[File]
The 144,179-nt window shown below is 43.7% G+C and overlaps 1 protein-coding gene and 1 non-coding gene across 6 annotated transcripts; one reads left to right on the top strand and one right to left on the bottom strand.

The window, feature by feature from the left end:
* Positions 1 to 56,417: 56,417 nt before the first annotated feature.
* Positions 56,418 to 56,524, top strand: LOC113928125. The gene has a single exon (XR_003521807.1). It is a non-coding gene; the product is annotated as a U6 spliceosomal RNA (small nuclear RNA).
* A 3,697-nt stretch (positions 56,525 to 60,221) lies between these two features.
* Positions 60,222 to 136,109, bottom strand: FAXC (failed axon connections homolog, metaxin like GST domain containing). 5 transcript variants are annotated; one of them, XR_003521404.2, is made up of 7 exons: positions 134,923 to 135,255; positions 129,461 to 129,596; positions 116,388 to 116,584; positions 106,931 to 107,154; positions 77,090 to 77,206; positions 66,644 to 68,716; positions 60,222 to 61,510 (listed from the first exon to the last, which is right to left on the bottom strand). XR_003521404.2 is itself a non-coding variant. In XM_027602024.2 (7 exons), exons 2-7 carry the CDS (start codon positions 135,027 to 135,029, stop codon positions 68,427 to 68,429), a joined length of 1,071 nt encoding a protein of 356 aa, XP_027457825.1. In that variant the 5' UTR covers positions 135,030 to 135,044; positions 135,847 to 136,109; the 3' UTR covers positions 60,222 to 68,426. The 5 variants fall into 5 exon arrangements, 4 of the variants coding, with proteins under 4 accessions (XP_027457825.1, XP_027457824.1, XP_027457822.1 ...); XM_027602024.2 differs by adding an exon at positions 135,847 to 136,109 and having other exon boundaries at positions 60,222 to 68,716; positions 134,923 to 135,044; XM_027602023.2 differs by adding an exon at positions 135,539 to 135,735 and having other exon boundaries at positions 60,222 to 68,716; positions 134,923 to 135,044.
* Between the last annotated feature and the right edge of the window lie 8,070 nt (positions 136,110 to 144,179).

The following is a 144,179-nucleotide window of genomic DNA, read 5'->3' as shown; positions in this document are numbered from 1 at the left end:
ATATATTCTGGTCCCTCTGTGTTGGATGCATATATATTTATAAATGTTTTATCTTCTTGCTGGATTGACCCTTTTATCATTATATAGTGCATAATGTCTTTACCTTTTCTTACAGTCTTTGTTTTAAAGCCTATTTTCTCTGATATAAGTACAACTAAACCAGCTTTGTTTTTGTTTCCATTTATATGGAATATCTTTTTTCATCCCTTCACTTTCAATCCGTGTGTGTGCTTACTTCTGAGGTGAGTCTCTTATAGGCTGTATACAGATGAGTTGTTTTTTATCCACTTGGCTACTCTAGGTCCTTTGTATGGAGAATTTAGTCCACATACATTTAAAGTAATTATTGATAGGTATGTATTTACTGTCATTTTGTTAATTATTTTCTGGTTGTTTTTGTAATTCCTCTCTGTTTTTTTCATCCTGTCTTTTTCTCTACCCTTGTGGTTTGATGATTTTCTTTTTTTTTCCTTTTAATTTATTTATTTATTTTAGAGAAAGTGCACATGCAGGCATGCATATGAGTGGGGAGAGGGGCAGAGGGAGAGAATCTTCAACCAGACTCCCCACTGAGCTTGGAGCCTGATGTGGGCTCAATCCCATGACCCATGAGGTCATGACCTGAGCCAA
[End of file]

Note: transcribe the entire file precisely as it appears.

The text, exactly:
The 144,179-nt window shown below is 43.7% G+C and overlaps 1 protein-coding gene and 1 non-coding gene across 6 annotated transcripts; one reads left to right on the top strand and one right to left on the bottom strand.

The window, feature by feature from the left end:
* Positions 1 to 56,417: 56,417 nt before the first annotated feature.
* Positions 56,418 to 56,524, top strand: LOC113928125. The gene has a single exon (XR_003521807.1). It is a non-coding gene; the product is annotated as a U6 spliceosomal RNA (small nuclear RNA).
* A 3,697-nt stretch (positions 56,525 to 60,221) lies between these two features.
* Positions 60,222 to 136,109, bottom strand: FAXC (failed axon connections homolog, metaxin like GST domain containing). 5 transcript variants are annotated; one of them, XR_003521404.2, is made up of 7 exons: positions 134,923 to 135,255; positions 129,461 to 129,596; positions 116,388 to 116,584; positions 106,931 to 107,154; positions 77,090 to 77,206; positions 66,644 to 68,716; positions 60,222 to 61,510 (listed from the first exon to the last, which is right to left on the bottom strand). XR_003521404.2 is itself a non-coding variant. In XM_027602024.2 (7 exons), exons 2-7 carry the CDS (start codon positions 135,027 to 135,029, stop codon positions 68,427 to 68,429), a joined length of 1,071 nt encoding a protein of 356 aa, XP_027457825.1. In that variant the 5' UTR covers positions 135,030 to 135,044; positions 135,847 to 136,109; the 3' UTR covers positions 60,222 to 68,426. The 5 variants fall into 5 exon arrangements, 4 of the variants coding, with proteins under 4 accessions (XP_027457825.1, XP_027457824.1, XP_027457822.1 ...); XM_027602024.2 differs by adding an exon at positions 135,847 to 136,109 and having other exon boundaries at positions 60,222 to 68,716; positions 134,923 to 135,044; XM_027602023.2 differs by adding an exon at positions 135,539 to 135,735 and having other exon boundaries at positions 60,222 to 68,716; positions 134,923 to 135,044.
* Between the last annotated feature and the right edge of the window lie 8,070 nt (positions 136,110 to 144,179).

The following is a 144,179-nucleotide window of genomic DNA, read 5'->3' as shown; positions in this document are numbered from 1 at the left end:
ATATATTCTGGTCCCTCTGTGTTGGATGCATATATATTTATAAATGTTTTATCTTCTTGCTGGATTGACCCTTTTATCATTATATAGTGCATAATGTCTTTACCTTTTCTTACAGTCTTTGTTTTAAAGCCTATTTTCTCTGATATAAGTACAACTAAACCAGCTTTGTTTTTGTTTCCATTTATATGGAATATCTTTTTTCATCCCTTCACTTTCAATCCGTGTGTGTGCTTACTTCTGAGGTGAGTCTCTTATAGGCTGTATACAGATGAGTTGTTTTTTATCCACTTGGCTACTCTAGGTCCTTTGTATGGAGAATTTAGTCCACATACATTTAAAGTAATTATTGATAGGTATGTATTTACTGTCATTTTGTTAATTATTTTCTGGTTGTTTTTGTAATTCCTCTCTGTTTTTTTCATCCTGTCTTTTTCTCTACCCTTGTGGTTTGATGATTTTCTTTTTTTTTCCTTTTAATTTATTTATTTATTTTAGAGAAAGTGCACATGCAGGCATGCATATGAGTGGGGAGAGGGGCAGAGGGAGAGAATCTTCAACCAGACTCCCCACTGAGCTTGGAGCCTGATGTGGGCTCAATCCCATGACCCATGAGGTCATGACCTGAGCCAA